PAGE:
Spinning mills, their wooden floors impregnated with oil, were notable fire hazards. A six-storey mill could burn itself out in an hour. The fire risk was particularly high in the days when gas provided illumination. Cotton fluff was oily, as well as fluffy, being at times almost explosive. In a weaving shed, the floor and machinery were cleaned by the operatives during the last half hour of the working week; in later years, men were employed to do this. Sometimes, as the overlooker used a taper to ignite the gas lighting, the "dawn" would ignite and fire would spread along a line of looms.
Textile manufacture in Rishton has a long history and records of handloom weaving of wool and linen survive from the sixteenth century.
The eighteenth century saw the introduction of linen and cotton mixtures and in 1776 Thomas and John Duxbury of Tottleworth sold two pieces of calico to Peels, Yates & Co., printers of Church Bank. These were the first cotton fabrics woven in the Country.
Handloom weaving was to persist well into the nineteenth century and it was not until 1874 that the craft finally died out. By the 1790's there were water-powered carding mills at Card Hole, Holt Bridge, Cutt and at Tottleworth, while there is documentary evidence of bleaching crofts at Whitebirk, New Barn, Cunliffe and Cutt Lane. Little physical trace can be found of these early textile sites, although the much-altered pre-industrial settlement of Tottleworth still exists.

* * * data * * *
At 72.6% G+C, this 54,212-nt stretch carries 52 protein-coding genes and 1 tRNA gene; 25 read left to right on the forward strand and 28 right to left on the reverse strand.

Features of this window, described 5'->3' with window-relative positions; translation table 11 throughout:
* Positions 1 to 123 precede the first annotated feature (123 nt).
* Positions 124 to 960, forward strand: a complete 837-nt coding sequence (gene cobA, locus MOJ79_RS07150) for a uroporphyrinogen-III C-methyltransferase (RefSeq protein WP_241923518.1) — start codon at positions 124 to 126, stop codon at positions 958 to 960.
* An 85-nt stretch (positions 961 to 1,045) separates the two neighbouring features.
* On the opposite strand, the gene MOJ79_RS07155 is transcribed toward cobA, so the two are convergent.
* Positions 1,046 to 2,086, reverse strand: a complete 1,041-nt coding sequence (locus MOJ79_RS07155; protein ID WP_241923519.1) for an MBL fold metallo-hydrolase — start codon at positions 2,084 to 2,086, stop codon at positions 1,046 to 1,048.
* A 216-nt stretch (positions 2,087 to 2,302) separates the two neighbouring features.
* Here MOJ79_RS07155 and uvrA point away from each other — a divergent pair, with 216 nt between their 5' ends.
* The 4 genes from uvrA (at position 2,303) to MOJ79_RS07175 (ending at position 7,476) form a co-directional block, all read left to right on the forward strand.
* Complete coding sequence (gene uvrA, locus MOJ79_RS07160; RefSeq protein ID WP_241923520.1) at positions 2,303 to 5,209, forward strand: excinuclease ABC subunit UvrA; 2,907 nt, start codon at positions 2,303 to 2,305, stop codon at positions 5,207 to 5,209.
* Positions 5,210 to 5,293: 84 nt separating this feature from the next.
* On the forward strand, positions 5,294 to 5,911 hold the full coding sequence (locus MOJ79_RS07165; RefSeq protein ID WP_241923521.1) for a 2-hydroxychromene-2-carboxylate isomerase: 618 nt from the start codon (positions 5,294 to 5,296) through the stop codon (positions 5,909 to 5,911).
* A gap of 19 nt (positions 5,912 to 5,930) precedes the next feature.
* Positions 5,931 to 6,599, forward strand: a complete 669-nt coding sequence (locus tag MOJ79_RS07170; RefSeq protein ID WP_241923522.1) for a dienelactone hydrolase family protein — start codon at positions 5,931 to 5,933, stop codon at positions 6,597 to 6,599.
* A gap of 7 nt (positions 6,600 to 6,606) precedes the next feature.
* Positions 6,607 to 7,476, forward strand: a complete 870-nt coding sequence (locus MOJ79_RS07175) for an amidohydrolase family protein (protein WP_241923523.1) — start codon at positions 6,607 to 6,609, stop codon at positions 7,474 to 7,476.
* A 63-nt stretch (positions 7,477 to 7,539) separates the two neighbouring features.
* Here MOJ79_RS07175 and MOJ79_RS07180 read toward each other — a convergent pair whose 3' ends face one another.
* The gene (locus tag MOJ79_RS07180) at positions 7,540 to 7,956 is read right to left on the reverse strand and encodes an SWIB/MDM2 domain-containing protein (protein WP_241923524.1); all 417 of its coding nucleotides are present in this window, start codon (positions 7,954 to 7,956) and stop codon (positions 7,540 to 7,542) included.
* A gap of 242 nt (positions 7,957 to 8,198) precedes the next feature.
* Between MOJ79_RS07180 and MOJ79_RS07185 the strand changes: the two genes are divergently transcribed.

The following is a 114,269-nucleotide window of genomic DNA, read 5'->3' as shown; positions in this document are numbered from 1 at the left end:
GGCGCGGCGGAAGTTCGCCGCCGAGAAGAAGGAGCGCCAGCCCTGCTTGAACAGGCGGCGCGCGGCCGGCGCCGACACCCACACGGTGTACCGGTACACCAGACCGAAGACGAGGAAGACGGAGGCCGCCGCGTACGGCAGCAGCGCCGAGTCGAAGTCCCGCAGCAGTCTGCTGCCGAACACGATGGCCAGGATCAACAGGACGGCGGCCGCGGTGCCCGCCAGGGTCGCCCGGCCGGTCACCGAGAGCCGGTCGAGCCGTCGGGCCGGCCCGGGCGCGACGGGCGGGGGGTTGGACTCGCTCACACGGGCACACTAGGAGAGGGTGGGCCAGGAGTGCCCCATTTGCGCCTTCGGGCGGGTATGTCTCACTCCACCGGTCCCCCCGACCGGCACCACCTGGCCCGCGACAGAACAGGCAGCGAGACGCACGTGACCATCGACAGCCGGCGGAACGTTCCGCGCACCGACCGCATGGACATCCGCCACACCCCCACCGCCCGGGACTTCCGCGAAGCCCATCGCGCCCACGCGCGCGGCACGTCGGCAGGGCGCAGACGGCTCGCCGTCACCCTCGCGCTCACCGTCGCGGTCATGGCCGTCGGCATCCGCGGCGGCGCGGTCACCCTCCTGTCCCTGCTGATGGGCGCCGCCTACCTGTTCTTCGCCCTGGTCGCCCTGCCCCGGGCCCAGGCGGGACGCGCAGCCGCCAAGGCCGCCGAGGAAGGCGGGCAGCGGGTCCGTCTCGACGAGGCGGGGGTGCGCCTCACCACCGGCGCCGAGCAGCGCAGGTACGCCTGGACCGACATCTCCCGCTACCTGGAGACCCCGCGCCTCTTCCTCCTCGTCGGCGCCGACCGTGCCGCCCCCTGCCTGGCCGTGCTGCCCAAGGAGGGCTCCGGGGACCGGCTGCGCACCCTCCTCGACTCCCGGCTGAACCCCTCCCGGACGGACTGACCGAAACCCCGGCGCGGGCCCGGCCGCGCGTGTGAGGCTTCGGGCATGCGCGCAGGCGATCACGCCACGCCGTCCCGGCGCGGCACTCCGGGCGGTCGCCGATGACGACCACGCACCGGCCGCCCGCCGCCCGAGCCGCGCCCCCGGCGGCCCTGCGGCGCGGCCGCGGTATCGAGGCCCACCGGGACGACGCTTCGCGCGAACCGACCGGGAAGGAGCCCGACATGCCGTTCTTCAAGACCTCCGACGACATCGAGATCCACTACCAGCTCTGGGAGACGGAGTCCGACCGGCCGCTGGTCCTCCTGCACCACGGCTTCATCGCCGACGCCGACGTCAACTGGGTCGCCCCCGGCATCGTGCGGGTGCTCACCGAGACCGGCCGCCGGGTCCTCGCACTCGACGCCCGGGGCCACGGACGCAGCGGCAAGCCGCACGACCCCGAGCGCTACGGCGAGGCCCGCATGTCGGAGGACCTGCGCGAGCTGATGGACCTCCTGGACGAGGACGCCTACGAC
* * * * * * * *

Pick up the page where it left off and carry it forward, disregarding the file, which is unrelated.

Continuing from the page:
Major growth in the cotton industry and in the township's urban development, dates from the opening of the East Lancashire Railway in 1848, and the first weaving shed was built in 1851. There followed a period of building along the banks of the Leeds and Liverpool Canal, which increased the number of mills to eight by 1896. A final phase saw the erection of two brick built weaving sheds characteristic of the last generation of Lancashire textile mills.
Weaving was the most important aspect of cotton manufacture in Rishton and by the outbreak of war in 1914 over eight thousand looms were running in the town's factories. Depression during the 1920's closed a number of mills and there was additional decay in the years following 1950. The last weaving mill of Rishton ceased production in 1972, less than one hundred years after the end of handloom weaving, and although a number of new industries have been introduced to the town, none have yet succeeded in filling the gap left by the decline of the district's traditional industry.